A move to the cloud might be industry’s only lifeline, says Itec
Expected load shedding is set to cause chaos by disrupting productivity in the South African economy. Itec believes that cloud and energy back-up solutions will provide businesses with a lifeline.
Eskom has already warned that should energy consumption not be reduced, it will resort to load shedding and as the cold fronts continue, the risk is increasing. This is on the back of renewed fears of a repeat of 2008, where according to NERSA the ongoing rolling blackouts cost the economy around R50 billion.
“This is bad news for corporate South Africa, particularly as our economy is already under severe pressure,” says Rodney Taylor, managing director of Itec Communications. “Those hardest hit are often smaller businesses as they do not have the infrastructure onsite to cope with extended power failures.”
Taylor has witnessed a moved to cloud solutions, as organisations try to mitigate the damage caused to business operations through power outages. “As the risk of power outages continues to increase, many organisations are looking to cloud solutions to ensure they can maintain productivity when the power is out,” he says. The challenge here, however, is that if there is a power outage on the client’s site, they might still not be able to access their data.
“While the data centre has backup power available to continue operating, electricity is required on the client site in order for them to operate,” says Taylor. “To counter this problem, Itec has developed a device in partnership with Ellies, which plugs into a wall socket and will power up your whole business for a six hour window period, which is longer than Eskom’s stated load shedding periods.”
It is also critical for businesses to find ways of flattening peaks and demands when it comes to electricity usage. “This device is designed to do just that and Eskom is encouraging this move,” says Taylor.
Cloud-based communications starting a general trend
“The move to cloud has been spurred in no small measure by the country’s dramatic shortage of telephony skills,” says Taylor. What began as a moving communications to the cloud due to absolute necessity, has shown organisations the advantages cloud solutions can deliver to business generally. Now, as the country faces load shedding once again, the move to cloud is viewed as a truly viable business option. “By moving their communications to the cloud, clients have reduced their risk of downtime significantly.” This is managed through centralised servers for big branch networks, allowing for branches to automatically divert to head office in the event of a power failure. “This means that clients can ensure their communications never goes down again,” he adds.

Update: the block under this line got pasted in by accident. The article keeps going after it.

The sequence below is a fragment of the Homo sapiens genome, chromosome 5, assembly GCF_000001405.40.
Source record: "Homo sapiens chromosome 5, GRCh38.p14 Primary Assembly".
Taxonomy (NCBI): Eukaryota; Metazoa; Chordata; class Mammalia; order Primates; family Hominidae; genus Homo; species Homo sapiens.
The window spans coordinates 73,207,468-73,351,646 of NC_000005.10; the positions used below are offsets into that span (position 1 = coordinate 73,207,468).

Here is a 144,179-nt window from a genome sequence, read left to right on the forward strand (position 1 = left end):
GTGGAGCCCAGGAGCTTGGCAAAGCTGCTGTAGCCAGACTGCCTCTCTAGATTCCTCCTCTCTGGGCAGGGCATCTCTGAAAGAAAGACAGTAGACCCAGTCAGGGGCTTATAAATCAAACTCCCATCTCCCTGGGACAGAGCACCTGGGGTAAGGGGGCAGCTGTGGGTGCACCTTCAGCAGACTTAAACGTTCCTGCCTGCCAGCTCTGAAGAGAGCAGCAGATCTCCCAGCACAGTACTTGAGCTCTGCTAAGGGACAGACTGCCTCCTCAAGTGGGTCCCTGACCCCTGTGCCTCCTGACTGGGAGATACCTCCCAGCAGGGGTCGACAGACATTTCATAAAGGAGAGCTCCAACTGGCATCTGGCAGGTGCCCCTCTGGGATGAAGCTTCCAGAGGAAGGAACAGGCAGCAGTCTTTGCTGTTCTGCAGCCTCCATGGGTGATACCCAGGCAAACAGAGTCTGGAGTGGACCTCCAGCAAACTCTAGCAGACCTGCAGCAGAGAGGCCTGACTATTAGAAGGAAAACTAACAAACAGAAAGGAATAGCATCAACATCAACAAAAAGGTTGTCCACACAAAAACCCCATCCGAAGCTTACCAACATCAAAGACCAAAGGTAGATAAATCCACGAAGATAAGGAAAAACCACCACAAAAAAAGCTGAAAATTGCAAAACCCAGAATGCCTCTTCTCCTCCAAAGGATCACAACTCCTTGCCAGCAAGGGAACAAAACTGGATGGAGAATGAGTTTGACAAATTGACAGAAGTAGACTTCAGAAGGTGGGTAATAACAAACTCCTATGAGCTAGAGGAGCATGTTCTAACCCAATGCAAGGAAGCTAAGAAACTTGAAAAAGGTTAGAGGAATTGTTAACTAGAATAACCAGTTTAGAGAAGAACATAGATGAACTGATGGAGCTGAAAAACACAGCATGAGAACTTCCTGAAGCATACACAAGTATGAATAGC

The new product, launched in June, offers a lifeline for businesses in South Africa. It is cost-effective, easy to use and the smallest of the devices can handle up to 500 power failures. “This solution is also extremely scalable, which makes it accessible to smaller companies, yet allows us to also provide for larger organisations,” says Taylor. The larger units have the capability of not only keeping businesses running during power failures, but also generating additional electricity which could be fed back onto the grid.
Itec is Southern Africa’s fastest growing office automation, production printing and telecommunications solutions provider – with annual revenue of nearly two billion rand. Through its 47 Southern African branches and an international footprint that includes the United Kingdom, the company implements total office solutions based on imported, industry-leading, and award-winning products.
Itec serves medium-sized and large businesses in sectors as diverse as financial services and retail – supporting its innovative solutions with proactive service delivery. Some of its 18 000 customers include Value Logistics, Implats, Department of Housing, Business Connexion, ADT, Rand Refinery, First National Bank, Anglogold Ashanti, National Health Laboratory Services and Advtech.
Itec management rebranded the company in 2004 following a merger of the separate copier, printer, and fax business units initially established in 1987.